I'm surprised at how fast my listening and comprehension skills are coming along, in equal measure as I am frustrated at how hard it is to make things come out right in Korean at any given moment. I can hear what I should be saying in my head -- it's just that I can't get my mouth to make those sounds. I suppose that's not that different from any other time I go to speak, though.
At any rate, the lunch time Korean is much more bearable now that I'm able to make a lot of it out. Well, maybe not a lot, but I can usually figure out what subject we're on anyway. I've been sitting with the women at lunch since I got back from vacation, since I spent some time with them outside of work and realized I need to get to know them better, and also for a few other reasons. 1. I've always found it easier to be sort of more naturally charming with women. 2. Overall, they speak more English and 3. Mr. K has started wearing shiny suits to work and is generally freaking me out these days. He and Mr. C and the PE teachers and all of the rest of them are too unpredictable for my taste -- best friends one minute, and totally awkward the next. I can't be bothered. The music teacher -- the one who doesn't speak a lick of English -- is the only one who is steadily friendly. I don't know what is up with the men -- gender segregated nonsense, or the way they make fun of each other every time any one of them says anything to me in English, or just general moodiness -- but I can't be bothered with it.
Sitting with the women folk does have its downsides though, as I discovered today when the subject turned to how they were going to "make Liz Korean". Apparently, what I really need to help me learn Korean is a Korean boyfriend. And they've decided they want to help me find one. I'm not sure what they made of the immediate discomfort I'm sure was visible all over my face once this suggestion arose. I wasn't able to actually form any words of protest -- I just sort of froze, as they began chattering away about all the men they knew that they could set me up with.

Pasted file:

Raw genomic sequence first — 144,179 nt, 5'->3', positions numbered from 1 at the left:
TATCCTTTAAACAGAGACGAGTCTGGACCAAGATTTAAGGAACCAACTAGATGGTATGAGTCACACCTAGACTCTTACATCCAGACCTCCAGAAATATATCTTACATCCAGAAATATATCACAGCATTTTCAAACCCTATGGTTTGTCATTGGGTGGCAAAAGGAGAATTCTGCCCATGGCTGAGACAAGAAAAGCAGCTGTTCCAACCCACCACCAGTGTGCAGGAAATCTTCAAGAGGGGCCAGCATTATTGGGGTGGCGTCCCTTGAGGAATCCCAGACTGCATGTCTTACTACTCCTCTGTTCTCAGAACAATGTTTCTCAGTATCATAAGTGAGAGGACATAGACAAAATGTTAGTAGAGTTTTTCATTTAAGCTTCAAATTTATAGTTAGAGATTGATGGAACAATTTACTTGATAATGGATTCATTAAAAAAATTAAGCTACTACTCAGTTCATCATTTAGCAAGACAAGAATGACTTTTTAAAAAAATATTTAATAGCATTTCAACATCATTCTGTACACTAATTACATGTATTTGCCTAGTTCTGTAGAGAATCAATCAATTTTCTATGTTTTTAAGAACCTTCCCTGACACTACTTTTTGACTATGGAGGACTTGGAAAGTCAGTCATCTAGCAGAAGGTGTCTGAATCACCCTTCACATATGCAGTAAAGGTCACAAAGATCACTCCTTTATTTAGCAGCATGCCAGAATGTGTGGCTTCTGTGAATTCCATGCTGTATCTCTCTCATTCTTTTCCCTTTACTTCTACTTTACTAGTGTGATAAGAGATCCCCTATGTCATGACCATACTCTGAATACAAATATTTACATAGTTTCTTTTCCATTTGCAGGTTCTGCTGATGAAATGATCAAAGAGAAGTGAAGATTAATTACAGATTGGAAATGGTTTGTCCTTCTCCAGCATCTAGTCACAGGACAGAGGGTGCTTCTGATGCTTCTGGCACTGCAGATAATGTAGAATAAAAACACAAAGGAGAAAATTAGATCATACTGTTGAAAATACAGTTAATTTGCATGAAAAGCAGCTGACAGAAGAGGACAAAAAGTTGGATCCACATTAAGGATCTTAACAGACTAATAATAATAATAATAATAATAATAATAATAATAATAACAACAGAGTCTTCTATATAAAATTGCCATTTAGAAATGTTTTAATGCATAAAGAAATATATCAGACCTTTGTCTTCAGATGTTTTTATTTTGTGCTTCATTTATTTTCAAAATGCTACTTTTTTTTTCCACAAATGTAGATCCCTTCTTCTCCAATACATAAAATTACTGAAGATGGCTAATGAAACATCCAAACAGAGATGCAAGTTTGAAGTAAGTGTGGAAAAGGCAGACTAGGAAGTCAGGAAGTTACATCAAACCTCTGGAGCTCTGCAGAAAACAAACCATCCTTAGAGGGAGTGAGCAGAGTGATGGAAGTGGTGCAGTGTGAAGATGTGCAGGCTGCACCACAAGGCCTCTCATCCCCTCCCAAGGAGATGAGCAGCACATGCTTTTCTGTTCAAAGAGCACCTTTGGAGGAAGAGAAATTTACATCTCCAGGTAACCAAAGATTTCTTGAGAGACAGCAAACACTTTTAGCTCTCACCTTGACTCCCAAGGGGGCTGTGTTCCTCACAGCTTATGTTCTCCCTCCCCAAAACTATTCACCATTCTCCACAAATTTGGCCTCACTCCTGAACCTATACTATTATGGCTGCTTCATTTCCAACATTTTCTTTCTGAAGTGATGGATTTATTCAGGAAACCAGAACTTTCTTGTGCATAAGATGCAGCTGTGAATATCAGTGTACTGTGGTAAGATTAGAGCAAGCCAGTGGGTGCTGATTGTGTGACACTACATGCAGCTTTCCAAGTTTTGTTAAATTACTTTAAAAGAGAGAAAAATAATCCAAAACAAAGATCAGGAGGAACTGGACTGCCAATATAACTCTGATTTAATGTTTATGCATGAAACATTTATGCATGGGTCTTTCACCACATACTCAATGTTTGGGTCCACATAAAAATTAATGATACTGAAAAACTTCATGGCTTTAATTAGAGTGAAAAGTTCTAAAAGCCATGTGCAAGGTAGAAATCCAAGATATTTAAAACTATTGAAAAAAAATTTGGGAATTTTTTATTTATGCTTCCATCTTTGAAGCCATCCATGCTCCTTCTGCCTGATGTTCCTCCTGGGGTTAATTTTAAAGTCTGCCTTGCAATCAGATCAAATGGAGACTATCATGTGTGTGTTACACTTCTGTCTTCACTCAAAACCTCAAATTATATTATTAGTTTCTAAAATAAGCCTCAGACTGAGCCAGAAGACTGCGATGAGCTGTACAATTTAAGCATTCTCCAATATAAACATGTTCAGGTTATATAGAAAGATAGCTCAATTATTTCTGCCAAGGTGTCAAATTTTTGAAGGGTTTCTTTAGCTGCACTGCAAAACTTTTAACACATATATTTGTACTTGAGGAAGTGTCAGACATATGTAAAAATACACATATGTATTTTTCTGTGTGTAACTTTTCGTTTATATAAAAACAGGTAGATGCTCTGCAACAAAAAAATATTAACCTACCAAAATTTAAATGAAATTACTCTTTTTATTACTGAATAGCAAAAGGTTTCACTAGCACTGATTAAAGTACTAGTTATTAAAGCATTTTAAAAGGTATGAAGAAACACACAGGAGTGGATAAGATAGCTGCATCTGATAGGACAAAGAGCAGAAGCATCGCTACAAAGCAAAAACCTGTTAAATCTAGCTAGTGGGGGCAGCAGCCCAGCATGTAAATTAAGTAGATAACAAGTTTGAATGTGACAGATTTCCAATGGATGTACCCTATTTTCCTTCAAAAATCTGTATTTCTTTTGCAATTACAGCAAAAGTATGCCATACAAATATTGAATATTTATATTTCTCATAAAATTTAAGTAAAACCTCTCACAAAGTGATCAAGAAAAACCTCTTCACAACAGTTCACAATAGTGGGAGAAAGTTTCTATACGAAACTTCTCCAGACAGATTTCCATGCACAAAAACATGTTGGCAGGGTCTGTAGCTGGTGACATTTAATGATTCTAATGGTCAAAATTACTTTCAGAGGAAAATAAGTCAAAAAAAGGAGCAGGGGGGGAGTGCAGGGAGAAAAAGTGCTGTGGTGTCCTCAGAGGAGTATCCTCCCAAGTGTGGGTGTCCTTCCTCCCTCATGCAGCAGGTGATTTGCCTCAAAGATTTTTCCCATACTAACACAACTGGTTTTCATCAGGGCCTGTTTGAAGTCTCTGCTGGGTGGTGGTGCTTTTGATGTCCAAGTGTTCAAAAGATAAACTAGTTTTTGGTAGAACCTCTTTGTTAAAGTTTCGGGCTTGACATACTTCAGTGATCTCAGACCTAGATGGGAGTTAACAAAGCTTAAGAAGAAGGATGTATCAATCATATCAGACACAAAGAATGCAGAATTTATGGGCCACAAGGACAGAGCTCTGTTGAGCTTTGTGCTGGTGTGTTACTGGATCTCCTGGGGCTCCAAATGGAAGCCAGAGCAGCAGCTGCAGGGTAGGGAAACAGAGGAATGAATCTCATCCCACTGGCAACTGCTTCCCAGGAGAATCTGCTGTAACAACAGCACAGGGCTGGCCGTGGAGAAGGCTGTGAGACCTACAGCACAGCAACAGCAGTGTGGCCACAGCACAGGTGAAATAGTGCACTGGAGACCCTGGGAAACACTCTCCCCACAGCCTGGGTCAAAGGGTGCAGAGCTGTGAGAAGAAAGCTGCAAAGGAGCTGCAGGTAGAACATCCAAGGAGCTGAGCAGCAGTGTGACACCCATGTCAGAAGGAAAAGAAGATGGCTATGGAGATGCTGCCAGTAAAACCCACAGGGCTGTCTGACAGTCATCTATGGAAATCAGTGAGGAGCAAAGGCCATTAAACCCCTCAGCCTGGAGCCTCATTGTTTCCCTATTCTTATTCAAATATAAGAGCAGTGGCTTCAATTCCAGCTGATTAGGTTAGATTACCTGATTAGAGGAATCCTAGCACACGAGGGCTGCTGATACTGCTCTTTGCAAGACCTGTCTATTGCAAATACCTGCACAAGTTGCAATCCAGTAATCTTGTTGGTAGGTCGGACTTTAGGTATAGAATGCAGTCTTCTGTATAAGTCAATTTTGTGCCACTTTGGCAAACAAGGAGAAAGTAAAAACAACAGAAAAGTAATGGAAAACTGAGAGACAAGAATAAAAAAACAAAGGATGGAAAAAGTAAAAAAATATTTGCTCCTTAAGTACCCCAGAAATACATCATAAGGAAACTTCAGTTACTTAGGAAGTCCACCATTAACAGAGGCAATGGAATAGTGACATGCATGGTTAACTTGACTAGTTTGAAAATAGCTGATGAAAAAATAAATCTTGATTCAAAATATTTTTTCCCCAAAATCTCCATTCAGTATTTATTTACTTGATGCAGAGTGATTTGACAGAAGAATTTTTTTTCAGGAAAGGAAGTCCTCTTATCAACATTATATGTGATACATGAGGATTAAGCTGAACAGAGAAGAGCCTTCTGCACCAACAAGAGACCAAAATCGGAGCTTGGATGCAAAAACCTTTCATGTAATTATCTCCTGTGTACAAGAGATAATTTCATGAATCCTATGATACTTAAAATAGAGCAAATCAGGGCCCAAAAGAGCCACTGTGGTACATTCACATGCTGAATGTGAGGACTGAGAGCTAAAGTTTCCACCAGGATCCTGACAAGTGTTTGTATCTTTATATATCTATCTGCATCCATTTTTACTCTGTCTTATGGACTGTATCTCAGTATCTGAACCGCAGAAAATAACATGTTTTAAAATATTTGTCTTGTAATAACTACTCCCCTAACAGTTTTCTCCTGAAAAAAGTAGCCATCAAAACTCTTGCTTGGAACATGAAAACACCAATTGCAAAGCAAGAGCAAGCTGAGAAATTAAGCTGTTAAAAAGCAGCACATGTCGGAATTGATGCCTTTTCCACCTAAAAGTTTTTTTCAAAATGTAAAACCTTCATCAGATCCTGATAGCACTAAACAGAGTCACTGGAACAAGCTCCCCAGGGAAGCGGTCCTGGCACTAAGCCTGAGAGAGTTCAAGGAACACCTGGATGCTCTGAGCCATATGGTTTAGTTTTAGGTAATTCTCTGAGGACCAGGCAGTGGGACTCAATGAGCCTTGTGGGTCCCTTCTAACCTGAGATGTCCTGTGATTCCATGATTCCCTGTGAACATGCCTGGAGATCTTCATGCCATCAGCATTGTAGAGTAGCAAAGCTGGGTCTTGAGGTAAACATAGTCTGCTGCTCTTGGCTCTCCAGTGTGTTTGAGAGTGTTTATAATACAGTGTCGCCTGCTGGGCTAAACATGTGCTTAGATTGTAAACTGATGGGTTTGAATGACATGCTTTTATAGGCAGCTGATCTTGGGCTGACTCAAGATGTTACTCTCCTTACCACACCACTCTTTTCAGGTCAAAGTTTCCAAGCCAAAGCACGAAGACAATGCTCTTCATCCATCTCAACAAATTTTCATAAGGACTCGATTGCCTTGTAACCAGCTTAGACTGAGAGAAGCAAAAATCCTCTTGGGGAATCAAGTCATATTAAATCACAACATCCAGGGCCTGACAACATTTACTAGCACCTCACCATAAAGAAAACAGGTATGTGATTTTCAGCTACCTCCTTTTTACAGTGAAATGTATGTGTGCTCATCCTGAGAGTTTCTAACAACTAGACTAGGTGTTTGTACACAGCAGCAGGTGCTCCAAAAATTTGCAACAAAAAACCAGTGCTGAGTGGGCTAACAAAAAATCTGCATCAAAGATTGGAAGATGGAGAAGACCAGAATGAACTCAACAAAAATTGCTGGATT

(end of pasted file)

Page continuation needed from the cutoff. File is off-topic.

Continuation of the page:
Over my dead body am I going on any "blind dates". And I'm quite sure that the nice men these church-going ladies know are not interested in the kind of very American girl that I am. Please let this subject be dropped by tomorrow.
Anyway, I've gotten in just about as deep as I need to be with the boys already, and am already having trouble unwinding myself from that situation, as it is.
A Bittersweet Life is taking ages to download, which is to say that it isn't downloading at all. English speaking torrent websites are shit resources for Korean anything. I even managed to find a couple of Korean indie music blogs in English (miracle) but can't get my hands on any of the stuff. I guess I'm going to have to (gasp!) buy it in stores like I normally do. Shopping list for the weekend, then. I'll get on that during my mind-numbing 8 1/2 hours of Pure Death at work tomorrow.
Now it's time to study a little more Korean before bed. Tonight I even got myself a little word notebook. Cute Coteacher is going to Canada for a year and today at lunch she said, "Ah! When I come back, you will be sitting at this table speaking Korean!" Don't count on it, Cute Coteacher. But I'll try.